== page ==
There’s some information we want to bring to you concerning what you may and may not consider in criminal backgrounds when you’re screening tenants. On April 4, 2016, the Department of Housing and Urban Development (HUD) released a guidance letter from its Office of General Counsel regarding how criminal history should be treated when you’re screening tenant applicants. This is now considered part of fair housing, so you need to pay attention to these guidelines. HUD will use them if you are ever accused of discrimination and they investigate whether those allegations are true.
Screen on Individual Merits
What HUD has come up with is the rule that each application should be reviewed based on the individual merits of the applicant, and not on specific criminal history. To summarize, you should use caution when you’re screening, but some criminal history should be ignored.
What to Ignore When Screening
You do not want to deny an application based on criminal proceedings concluded as adjudication withheld, dismissals, pretrial diversions, non-prosecuted cases, and full acquittals. You cannot hold any of these things against an applicant when you are determining whether or not to approve an application. You cannot deny an applicant based on an arrest of any kind. People are innocent until proven guilty, and everyone has a right to their day in court. So if a tenant has been arrested in the past, you cannot take it as a fact of guilt. You must wait for the verdict.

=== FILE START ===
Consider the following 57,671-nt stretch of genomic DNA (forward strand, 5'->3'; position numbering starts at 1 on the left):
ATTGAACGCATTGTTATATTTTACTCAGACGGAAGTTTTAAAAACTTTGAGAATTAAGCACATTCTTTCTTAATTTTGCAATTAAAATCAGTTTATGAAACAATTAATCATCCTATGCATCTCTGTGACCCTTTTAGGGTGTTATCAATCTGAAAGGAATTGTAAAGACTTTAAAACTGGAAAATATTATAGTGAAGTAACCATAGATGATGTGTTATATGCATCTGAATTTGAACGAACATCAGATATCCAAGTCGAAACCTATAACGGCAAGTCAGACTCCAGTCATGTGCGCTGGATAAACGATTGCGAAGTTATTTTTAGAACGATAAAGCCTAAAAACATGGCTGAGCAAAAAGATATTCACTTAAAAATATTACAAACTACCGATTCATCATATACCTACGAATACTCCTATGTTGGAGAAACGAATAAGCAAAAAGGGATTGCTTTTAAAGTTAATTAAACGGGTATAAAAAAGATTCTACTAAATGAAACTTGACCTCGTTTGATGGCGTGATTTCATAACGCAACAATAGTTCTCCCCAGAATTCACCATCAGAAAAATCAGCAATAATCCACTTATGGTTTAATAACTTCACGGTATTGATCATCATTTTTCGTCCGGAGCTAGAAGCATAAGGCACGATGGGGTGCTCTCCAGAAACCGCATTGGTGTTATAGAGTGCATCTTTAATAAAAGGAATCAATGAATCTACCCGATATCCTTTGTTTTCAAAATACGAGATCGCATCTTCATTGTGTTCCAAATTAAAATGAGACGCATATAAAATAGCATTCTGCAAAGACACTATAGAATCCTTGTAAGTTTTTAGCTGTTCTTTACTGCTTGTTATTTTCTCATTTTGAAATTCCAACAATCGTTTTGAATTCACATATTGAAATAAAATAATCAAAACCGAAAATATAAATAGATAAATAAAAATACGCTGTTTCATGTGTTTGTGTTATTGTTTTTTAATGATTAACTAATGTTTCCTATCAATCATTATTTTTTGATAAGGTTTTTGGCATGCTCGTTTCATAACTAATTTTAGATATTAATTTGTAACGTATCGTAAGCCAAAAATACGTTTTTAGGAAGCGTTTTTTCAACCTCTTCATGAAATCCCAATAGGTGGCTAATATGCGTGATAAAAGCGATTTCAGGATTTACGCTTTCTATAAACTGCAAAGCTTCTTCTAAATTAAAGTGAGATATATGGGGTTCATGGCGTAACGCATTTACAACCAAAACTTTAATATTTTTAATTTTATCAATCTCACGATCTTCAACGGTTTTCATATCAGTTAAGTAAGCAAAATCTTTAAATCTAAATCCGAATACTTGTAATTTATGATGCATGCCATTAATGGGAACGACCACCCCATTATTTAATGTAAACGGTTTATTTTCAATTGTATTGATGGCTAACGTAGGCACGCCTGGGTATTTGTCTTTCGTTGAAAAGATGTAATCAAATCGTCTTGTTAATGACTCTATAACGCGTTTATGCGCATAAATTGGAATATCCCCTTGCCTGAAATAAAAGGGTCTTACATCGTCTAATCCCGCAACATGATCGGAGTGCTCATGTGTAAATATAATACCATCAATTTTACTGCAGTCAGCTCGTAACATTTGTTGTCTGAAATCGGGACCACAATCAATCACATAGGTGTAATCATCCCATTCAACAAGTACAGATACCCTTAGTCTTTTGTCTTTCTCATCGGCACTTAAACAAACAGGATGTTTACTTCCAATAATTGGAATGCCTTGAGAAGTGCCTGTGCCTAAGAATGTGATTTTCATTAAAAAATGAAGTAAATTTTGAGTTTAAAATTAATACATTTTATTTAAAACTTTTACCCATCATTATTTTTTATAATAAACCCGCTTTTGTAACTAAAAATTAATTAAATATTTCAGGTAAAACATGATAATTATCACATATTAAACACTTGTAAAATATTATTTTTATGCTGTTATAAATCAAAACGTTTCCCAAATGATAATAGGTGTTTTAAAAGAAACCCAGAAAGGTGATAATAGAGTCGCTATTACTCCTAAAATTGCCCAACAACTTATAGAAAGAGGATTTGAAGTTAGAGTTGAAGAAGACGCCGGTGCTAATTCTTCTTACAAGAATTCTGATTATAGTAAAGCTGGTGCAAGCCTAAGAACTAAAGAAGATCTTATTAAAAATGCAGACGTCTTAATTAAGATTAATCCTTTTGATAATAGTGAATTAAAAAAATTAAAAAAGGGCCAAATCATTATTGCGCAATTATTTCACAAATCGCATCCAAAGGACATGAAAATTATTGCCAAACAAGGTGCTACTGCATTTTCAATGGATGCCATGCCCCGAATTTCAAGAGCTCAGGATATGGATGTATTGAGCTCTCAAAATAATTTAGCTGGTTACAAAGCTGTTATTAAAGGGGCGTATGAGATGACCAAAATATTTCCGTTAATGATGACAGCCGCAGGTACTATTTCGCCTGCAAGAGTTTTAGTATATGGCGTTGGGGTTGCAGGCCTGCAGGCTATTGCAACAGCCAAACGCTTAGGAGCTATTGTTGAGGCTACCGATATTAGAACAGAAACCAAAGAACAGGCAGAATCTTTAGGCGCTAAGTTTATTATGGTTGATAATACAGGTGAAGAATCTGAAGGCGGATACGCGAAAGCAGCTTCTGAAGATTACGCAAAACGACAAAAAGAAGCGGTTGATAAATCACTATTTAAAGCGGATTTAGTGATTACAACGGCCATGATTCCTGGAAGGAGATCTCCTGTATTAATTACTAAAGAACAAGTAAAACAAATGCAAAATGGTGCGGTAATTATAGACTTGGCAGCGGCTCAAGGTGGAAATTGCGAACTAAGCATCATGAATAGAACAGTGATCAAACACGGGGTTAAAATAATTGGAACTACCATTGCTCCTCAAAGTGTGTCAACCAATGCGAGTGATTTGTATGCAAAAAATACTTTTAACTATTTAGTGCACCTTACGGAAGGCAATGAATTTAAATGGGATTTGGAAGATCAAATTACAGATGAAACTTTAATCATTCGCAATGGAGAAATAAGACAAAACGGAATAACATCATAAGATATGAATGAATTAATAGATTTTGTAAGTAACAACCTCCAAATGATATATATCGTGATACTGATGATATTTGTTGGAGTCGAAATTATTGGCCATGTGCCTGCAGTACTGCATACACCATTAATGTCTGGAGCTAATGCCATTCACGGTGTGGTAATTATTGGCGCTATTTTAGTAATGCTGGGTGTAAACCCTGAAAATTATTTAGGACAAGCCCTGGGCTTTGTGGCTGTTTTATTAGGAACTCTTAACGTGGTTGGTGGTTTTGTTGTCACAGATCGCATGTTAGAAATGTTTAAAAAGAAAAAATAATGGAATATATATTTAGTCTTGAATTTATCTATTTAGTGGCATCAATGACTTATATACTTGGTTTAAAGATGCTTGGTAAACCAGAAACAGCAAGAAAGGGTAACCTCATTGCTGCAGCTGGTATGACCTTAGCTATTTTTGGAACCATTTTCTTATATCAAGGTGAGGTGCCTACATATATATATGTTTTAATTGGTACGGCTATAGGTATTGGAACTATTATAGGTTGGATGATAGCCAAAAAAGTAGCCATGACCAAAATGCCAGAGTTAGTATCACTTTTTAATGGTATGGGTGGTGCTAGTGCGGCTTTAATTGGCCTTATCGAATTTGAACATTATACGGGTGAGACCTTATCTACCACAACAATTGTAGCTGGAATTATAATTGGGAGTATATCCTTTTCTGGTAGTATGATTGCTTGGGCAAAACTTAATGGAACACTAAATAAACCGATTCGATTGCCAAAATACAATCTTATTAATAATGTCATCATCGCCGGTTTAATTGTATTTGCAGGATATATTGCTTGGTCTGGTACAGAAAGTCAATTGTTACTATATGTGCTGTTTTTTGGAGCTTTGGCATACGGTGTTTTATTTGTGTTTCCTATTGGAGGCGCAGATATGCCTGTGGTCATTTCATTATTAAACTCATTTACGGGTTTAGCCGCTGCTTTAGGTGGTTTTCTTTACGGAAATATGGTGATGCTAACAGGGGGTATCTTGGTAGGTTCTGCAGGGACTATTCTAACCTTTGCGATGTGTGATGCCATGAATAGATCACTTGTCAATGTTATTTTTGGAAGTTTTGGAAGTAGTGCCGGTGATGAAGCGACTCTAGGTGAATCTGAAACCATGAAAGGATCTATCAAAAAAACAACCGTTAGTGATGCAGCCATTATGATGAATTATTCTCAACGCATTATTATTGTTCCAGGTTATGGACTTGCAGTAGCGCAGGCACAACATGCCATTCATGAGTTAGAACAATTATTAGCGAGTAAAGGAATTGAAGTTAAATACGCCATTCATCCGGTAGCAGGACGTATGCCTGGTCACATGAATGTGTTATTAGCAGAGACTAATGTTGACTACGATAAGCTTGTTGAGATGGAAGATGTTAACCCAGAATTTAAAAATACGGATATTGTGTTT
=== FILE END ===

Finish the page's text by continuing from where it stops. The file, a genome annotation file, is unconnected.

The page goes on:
Other things you cannot consider are any kind of misdemeanor or the possession or use of illegal drugs or controlled substances and the possession of any drug paraphernalia. You may have a problem with that one as a landlord, but you aren’t supposed to hold that against your tenants.
What to Consider When Screening
Here are some issues or things you can use to deny a tenant the property. You can make judgments based on these things, and not be accused of discriminating against an applicant:
- Felonies or convictions within last seven years.
- Illegal manufacturing or distributing of controlled substance.
- Crimes resulting in harm or intentional damage to or destruction of property. This includes arson and vandalism.
- Sexual related offenses of any type such as rape and child pornography.
This is coming from a federal agency, so if you have a property in north Florida, we’ll need to adhere to it. If you have any questions or would like some more information, check out HUD’s website, or contact us at Cool Realty. We’d be happy to help you with tenant screening and property management.